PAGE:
School District Budget Challenges and Financial Insolvency

In Washington state, local school districts are the statutory delivery system of public K–12 education. Each local school district is separately governed by a locally elected board of directors that hires a district superintendent. The school district superintendent is accountable to the board for, among other things, carrying out school district policy and maintaining the financial health of the district.

The State's Role

OSPI monitors the financial health of school districts using tools such as a financial health indicators model, monitoring election results, and reviewing budget and financial statements submitted on an annual basis. OSPI’s first choice and preference is for financial challenges to be resolved locally. Local leaders are best situated to make the decisions that impact their students, educators, staff, and families. OSPI’s authority to dictate or approve specific school district financial actions increases as the district’s financial situation worsens. 

Flowchart showing stages of financial oversight for school districts by OSPI, from Financial Solvency (no oversight) to School District Dissolution (full oversight). Stages include Financial Monitoring (Binding Conditions), Financial Insolvency (Financial Oversight), and Enhanced Financial Oversight. OSPI authority increases as financial conditions worsen.

 School Districts on Binding Conditions

Binding Conditions 

OSPI has the authority to require that local school districts achieve certain financial benchmarks through a process known as Binding Conditions as defined in Washington Administrative Code (WAC) 392-123-060. If a school district is unable to produce a balanced budget, then they must request binding conditions from OSPI. It is only when a district is unable to produce a balanced budget and requests binding conditions from the state that OSPI can get involved. 

What is the purpose of binding conditions?

The purpose of binding conditions is to provide the school district with additional oversight and counsel to support the district in returning to a financially healthy position. 

What are examples of binding conditions?

Some examples of binding conditions include, but are not limited to, targets for the district’s fund balance, requirements for more frequent financial reporting to OSPI, regular meetings with OSPI, and counseling districts to maximize state funding by meeting certain requirements of law.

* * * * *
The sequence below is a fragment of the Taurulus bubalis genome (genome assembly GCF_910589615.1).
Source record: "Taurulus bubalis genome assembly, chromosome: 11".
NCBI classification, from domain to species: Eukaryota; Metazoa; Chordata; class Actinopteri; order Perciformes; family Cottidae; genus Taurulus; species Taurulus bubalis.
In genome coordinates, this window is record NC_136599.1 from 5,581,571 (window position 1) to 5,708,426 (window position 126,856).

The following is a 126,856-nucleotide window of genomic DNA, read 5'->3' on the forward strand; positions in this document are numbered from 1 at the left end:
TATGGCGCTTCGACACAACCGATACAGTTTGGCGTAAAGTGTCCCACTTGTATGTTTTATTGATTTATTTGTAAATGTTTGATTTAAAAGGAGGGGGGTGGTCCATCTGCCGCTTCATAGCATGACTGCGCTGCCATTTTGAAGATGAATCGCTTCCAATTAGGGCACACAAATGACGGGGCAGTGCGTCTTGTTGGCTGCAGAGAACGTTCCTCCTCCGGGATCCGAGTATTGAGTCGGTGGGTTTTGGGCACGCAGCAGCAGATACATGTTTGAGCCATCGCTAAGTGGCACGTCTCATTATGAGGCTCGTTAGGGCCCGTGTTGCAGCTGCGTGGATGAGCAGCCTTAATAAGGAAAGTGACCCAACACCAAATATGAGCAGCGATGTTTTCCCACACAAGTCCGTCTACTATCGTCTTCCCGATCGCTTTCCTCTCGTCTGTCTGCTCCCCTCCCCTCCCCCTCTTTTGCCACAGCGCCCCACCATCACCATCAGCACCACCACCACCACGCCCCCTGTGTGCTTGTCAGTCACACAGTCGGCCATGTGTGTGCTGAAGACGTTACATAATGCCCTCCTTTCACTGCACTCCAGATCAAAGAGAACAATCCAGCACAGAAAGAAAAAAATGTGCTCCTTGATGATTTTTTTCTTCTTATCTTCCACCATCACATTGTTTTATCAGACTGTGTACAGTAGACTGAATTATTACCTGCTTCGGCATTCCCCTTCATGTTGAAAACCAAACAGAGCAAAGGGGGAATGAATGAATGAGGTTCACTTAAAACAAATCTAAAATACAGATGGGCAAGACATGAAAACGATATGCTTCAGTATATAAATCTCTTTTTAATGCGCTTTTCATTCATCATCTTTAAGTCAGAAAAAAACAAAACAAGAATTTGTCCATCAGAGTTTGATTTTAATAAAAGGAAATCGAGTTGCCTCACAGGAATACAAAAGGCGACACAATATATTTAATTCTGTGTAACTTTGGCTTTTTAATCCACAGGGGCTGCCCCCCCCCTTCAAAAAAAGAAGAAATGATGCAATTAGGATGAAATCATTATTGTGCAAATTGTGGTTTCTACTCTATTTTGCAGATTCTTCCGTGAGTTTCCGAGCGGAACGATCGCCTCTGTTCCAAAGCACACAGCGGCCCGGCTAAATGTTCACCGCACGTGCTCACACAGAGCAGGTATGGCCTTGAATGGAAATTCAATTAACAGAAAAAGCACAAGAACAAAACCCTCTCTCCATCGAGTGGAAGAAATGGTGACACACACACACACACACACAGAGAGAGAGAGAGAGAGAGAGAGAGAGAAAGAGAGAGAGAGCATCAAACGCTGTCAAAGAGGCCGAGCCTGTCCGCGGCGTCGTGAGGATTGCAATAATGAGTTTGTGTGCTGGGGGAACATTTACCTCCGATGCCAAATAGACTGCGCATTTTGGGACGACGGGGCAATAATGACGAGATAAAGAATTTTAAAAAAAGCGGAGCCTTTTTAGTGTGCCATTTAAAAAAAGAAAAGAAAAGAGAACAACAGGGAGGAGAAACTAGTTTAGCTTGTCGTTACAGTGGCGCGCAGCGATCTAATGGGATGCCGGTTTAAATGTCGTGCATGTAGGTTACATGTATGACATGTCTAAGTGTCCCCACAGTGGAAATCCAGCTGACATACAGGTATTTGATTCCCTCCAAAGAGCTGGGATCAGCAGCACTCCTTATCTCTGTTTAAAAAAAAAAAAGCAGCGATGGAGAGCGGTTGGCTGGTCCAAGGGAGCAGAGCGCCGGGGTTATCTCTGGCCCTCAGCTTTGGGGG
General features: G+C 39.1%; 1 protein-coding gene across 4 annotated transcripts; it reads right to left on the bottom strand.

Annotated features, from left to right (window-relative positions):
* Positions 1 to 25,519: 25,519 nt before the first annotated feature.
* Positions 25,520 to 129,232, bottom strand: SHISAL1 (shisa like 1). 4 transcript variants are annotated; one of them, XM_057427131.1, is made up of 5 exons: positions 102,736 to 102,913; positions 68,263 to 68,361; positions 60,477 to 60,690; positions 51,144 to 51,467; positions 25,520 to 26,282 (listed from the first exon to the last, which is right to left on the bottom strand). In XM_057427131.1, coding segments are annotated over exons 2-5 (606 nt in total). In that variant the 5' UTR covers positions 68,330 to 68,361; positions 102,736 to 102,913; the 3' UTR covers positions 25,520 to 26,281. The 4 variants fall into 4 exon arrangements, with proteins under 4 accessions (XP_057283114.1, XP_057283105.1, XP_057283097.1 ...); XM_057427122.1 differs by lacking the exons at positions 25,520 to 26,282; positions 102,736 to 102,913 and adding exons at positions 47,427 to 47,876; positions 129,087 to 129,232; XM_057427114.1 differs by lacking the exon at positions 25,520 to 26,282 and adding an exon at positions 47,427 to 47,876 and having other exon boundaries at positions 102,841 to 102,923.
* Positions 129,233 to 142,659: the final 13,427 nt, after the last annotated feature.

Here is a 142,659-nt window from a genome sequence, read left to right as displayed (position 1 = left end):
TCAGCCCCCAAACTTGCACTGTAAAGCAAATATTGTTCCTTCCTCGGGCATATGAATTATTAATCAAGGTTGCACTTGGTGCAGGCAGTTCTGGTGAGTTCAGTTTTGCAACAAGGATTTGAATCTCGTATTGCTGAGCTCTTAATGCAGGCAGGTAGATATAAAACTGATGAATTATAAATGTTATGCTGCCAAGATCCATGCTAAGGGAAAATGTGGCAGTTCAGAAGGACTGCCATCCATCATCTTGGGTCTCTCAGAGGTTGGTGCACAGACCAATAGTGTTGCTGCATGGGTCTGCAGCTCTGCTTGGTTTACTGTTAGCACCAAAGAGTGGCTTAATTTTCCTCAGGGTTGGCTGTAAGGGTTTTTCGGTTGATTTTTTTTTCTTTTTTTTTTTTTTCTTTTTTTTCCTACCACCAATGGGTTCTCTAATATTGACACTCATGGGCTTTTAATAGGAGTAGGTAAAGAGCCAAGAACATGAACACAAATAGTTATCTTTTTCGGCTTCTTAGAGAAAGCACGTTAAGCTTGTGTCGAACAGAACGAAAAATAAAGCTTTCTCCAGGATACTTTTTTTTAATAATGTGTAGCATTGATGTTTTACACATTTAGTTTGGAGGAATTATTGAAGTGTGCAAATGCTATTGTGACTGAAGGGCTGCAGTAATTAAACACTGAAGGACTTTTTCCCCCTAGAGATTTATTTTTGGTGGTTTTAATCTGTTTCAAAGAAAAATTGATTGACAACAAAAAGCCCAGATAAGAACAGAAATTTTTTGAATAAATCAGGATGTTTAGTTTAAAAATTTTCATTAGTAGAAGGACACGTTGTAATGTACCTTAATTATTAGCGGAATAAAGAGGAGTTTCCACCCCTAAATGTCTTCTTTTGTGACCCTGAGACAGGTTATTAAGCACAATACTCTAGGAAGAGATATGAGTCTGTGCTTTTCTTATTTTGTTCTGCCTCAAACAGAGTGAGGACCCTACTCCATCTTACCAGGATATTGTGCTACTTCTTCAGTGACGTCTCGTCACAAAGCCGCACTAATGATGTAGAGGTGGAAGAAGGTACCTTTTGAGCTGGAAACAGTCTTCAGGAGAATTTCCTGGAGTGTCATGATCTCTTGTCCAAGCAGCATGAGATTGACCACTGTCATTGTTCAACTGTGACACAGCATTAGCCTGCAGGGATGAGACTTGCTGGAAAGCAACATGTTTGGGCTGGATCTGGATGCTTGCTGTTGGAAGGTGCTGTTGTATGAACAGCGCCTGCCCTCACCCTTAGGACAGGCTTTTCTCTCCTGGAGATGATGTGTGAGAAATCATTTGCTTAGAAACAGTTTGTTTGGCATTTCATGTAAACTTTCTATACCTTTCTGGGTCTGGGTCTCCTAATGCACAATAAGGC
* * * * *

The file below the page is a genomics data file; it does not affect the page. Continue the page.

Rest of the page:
What are non-examples of binding conditions?

While OSPI provides oversight and counsel during the binding conditions process, the school district ultimately is responsible for decision-making regarding their financial actions. The following specific actions are not examples of binding conditions: closing schools, eliminating academic or athletic programs, or reducing full-time equivalent staff. Being placed on binding conditions does not nullify or mandate the renegotiation of existing labor contracts.

What if the district’s financial situation does not improve?

If a district is on binding conditions for two consecutive school years and/or is unable to prepare a satisfactory financial plan, the district may enter Financial Oversight.

Financial Oversight

What is Financial Oversight?

This stage of the process requires the convening of a Financial Oversight Committee. The Committee will review the financial condition of a school district and may recommend that a district enter Enhanced Financial Oversight.

What is the role of the Financial Oversight Committee?

The Financial Oversight Committee is convened when a district is in binding conditions and is unable to put together a viable financial plan or is at risk of being financially insolvent within two years without a viable financial plan. The Committee is made up of school district fiscal experts from around the state who assess the school district’s financial plan and can put together an alternate financial plan. The convening of the Financial Oversight Committee requires a public hearing at which feedback can be provided on the district’s financial plan and/or the alternate plan produced by the Committee.

What type of authority does the Financial Oversight Committee have on local decision-making?

The Financial Oversight Committee may refer the district to participate in Enhanced Financial Oversite, thereby exercising full control over all financial decisions impacting the school district.

What happens if dissolution of a school district is recommended?

School district dissolution occurs when a district has no other option but to be consolidated with one or more neighboring school districts. In the last 25 years, just one Washington school district has gone through the dissolution process.